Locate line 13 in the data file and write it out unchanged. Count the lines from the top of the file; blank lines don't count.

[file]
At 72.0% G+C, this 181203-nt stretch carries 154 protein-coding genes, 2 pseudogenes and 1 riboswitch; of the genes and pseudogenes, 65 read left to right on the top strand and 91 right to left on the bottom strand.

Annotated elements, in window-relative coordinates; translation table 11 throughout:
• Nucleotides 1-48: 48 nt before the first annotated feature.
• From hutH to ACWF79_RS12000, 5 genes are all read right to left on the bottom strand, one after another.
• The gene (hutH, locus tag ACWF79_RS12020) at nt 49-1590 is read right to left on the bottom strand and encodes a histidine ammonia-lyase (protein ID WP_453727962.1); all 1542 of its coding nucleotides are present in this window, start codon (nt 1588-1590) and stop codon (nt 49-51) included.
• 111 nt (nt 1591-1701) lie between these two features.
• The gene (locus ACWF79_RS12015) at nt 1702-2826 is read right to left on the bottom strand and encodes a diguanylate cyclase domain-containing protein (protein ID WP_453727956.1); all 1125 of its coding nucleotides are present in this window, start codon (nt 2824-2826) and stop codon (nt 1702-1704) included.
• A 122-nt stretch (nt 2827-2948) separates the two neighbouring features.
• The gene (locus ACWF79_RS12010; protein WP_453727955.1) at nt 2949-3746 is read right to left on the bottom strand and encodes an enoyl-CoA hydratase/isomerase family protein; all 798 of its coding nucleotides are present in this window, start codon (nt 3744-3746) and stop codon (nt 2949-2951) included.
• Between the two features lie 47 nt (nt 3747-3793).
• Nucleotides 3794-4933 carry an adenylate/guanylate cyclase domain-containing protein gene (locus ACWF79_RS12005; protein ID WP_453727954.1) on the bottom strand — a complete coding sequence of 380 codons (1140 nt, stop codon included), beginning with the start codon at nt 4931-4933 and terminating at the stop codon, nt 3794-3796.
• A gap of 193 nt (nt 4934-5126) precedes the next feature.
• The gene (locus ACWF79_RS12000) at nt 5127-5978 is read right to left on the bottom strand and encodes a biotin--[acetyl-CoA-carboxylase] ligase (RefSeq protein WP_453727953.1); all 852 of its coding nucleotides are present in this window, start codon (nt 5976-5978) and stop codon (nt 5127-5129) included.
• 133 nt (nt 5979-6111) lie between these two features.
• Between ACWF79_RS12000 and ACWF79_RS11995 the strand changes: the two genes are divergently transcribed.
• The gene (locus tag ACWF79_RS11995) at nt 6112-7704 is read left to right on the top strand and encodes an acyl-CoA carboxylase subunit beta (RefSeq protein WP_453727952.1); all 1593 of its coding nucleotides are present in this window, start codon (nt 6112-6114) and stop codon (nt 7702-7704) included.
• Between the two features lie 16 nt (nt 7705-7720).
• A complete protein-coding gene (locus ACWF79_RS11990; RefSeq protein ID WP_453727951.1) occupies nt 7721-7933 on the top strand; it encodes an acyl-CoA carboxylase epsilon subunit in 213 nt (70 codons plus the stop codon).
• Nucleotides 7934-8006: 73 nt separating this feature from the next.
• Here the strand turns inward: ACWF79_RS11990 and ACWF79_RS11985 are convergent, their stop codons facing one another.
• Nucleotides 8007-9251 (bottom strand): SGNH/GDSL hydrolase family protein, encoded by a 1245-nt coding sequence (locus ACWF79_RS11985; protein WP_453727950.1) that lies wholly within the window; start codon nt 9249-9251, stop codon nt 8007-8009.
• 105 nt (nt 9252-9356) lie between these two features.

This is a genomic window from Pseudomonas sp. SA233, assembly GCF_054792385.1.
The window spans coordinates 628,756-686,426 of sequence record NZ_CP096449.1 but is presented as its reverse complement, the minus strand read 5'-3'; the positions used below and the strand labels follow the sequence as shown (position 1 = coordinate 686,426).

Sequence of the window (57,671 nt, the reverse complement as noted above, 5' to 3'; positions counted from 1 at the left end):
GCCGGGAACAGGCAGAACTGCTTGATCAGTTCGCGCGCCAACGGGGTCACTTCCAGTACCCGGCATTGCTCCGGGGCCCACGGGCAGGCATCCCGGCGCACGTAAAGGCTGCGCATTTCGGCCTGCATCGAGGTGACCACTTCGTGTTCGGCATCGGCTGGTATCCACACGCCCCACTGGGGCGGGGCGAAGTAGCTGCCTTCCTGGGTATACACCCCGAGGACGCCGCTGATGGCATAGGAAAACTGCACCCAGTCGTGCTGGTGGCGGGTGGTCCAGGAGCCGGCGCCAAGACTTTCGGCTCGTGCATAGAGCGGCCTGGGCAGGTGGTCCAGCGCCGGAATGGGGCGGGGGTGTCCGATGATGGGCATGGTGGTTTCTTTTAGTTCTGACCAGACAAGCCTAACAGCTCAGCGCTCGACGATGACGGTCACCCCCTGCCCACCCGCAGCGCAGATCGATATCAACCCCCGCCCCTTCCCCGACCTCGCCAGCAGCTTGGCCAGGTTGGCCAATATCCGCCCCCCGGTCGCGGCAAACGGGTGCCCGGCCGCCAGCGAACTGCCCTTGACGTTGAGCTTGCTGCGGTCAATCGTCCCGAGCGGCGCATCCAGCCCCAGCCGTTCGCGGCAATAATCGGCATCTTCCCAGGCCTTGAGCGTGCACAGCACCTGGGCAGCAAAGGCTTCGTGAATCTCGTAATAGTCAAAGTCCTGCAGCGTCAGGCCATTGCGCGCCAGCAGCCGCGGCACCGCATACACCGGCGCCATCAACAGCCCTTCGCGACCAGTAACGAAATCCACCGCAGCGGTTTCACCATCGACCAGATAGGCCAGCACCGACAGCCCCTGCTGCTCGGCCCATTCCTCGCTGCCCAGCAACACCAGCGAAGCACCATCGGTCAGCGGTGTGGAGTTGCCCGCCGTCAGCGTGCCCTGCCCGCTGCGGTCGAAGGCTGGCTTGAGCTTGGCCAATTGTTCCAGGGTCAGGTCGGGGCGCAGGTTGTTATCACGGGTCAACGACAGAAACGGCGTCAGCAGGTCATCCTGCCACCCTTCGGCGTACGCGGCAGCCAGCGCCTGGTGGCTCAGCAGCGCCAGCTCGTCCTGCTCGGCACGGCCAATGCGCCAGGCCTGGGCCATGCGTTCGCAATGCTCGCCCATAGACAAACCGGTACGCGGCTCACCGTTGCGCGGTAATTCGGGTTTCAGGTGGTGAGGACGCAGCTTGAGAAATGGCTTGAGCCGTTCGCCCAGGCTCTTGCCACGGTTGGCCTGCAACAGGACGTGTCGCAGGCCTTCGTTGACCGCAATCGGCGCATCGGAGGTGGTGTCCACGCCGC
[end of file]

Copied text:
• The gene (locus ACWF79_RS12000) at nt 5127-5978 is read right to left on the bottom strand and encodes a biotin--[acetyl-CoA-carboxylase] ligase (RefSeq protein WP_453727953.1); all 852 of its coding nucleotides are present in this window, start codon (nt 5976-5978) and stop codon (nt 5127-5129) included.